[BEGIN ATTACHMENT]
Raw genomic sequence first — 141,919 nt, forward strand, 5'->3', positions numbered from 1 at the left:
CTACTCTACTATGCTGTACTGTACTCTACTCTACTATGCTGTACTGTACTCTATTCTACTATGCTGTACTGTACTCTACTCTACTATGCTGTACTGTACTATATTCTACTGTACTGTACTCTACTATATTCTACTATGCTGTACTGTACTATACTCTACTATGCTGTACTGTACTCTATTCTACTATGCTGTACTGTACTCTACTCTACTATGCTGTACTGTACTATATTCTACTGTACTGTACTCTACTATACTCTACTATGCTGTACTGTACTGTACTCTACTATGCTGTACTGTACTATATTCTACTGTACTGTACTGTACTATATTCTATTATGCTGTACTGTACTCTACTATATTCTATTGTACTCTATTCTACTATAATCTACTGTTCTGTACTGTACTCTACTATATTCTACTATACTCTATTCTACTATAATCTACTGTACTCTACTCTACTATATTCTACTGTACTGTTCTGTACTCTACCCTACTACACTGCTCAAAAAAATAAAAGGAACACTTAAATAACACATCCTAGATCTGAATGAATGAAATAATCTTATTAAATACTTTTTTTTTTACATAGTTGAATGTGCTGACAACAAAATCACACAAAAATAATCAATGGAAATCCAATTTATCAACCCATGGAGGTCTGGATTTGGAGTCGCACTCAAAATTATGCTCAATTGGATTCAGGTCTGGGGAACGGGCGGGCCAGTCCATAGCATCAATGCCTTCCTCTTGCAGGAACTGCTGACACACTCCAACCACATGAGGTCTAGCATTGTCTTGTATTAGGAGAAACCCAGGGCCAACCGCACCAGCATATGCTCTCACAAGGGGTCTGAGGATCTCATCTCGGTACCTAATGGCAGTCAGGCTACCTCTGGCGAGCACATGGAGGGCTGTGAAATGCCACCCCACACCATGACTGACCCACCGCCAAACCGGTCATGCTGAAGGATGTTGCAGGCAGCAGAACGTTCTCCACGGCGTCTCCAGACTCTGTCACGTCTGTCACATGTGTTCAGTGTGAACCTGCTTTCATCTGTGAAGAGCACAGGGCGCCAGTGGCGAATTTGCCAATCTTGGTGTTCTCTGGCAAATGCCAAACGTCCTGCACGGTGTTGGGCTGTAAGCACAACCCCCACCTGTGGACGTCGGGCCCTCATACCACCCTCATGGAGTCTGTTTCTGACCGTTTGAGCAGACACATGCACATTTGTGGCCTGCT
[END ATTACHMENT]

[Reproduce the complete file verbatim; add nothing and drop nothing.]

Raw genomic sequence first — 141,919 nt, forward strand, 5'->3', positions numbered from 1 at the left:
CTACTCTACTATGCTGTACTGTACTCTACTCTACTATGCTGTACTGTACTCTATTCTACTATGCTGTACTGTACTCTACTCTACTATGCTGTACTGTACTATATTCTACTGTACTGTACTCTACTATATTCTACTATGCTGTACTGTACTATACTCTACTATGCTGTACTGTACTCTATTCTACTATGCTGTACTGTACTCTACTCTACTATGCTGTACTGTACTATATTCTACTGTACTGTACTCTACTATACTCTACTATGCTGTACTGTACTGTACTCTACTATGCTGTACTGTACTATATTCTACTGTACTGTACTGTACTATATTCTATTATGCTGTACTGTACTCTACTATATTCTATTGTACTCTATTCTACTATAATCTACTGTTCTGTACTGTACTCTACTATATTCTACTATACTCTATTCTACTATAATCTACTGTACTCTACTCTACTATATTCTACTGTACTGTTCTGTACTCTACCCTACTACACTGCTCAAAAAAATAAAAGGAACACTTAAATAACACATCCTAGATCTGAATGAATGAAATAATCTTATTAAATACTTTTTTTTTTACATAGTTGAATGTGCTGACAACAAAATCACACAAAAATAATCAATGGAAATCCAATTTATCAACCCATGGAGGTCTGGATTTGGAGTCGCACTCAAAATTATGCTCAATTGGATTCAGGTCTGGGGAACGGGCGGGCCAGTCCATAGCATCAATGCCTTCCTCTTGCAGGAACTGCTGACACACTCCAACCACATGAGGTCTAGCATTGTCTTGTATTAGGAGAAACCCAGGGCCAACCGCACCAGCATATGCTCTCACAAGGGGTCTGAGGATCTCATCTCGGTACCTAATGGCAGTCAGGCTACCTCTGGCGAGCACATGGAGGGCTGTGAAATGCCACCCCACACCATGACTGACCCACCGCCAAACCGGTCATGCTGAAGGATGTTGCAGGCAGCAGAACGTTCTCCACGGCGTCTCCAGACTCTGTCACGTCTGTCACATGTGTTCAGTGTGAACCTGCTTTCATCTGTGAAGAGCACAGGGCGCCAGTGGCGAATTTGCCAATCTTGGTGTTCTCTGGCAAATGCCAAACGTCCTGCACGGTGTTGGGCTGTAAGCACAACCCCCACCTGTGGACGTCGGGCCCTCATACCACCCTCATGGAGTCTGTTTCTGACCGTTTGAGCAGACACATGCACATTTGTGGCCTGCT